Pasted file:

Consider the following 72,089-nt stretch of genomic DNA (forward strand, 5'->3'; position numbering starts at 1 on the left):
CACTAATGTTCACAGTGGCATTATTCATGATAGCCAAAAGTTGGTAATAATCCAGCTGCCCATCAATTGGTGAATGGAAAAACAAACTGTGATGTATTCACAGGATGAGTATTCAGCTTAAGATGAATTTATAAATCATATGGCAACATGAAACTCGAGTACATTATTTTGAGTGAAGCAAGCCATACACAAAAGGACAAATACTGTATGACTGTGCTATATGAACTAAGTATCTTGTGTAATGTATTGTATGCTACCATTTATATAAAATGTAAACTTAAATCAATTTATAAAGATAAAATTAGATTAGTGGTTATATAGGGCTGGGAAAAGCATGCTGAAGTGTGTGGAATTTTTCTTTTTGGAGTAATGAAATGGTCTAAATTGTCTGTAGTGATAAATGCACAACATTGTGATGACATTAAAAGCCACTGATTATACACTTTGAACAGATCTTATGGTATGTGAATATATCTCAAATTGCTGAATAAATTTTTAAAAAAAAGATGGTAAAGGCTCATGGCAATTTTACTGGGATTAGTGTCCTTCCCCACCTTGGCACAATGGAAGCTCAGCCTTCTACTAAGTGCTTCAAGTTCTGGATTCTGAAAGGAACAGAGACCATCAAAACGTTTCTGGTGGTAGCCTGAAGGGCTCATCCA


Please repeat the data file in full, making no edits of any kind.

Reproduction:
Consider the following 72,089-nt stretch of genomic DNA (forward strand, 5'->3'; position numbering starts at 1 on the left):
CACTAATGTTCACAGTGGCATTATTCATGATAGCCAAAAGTTGGTAATAATCCAGCTGCCCATCAATTGGTGAATGGAAAAACAAACTGTGATGTATTCACAGGATGAGTATTCAGCTTAAGATGAATTTATAAATCATATGGCAACATGAAACTCGAGTACATTATTTTGAGTGAAGCAAGCCATACACAAAAGGACAAATACTGTATGACTGTGCTATATGAACTAAGTATCTTGTGTAATGTATTGTATGCTACCATTTATATAAAATGTAAACTTAAATCAATTTATAAAGATAAAATTAGATTAGTGGTTATATAGGGCTGGGAAAAGCATGCTGAAGTGTGTGGAATTTTTCTTTTTGGAGTAATGAAATGGTCTAAATTGTCTGTAGTGATAAATGCACAACATTGTGATGACATTAAAAGCCACTGATTATACACTTTGAACAGATCTTATGGTATGTGAATATATCTCAAATTGCTGAATAAATTTTTAAAAAAAAGATGGTAAAGGCTCATGGCAATTTTACTGGGATTAGTGTCCTTCCCCACCTTGGCACAATGGAAGCTCAGCCTTCTACTAAGTGCTTCAAGTTCTGGATTCTGAAAGGAACAGAGACCATCAAAACGTTTCTGGTGGTAGCCTGAAGGGCTCATCCA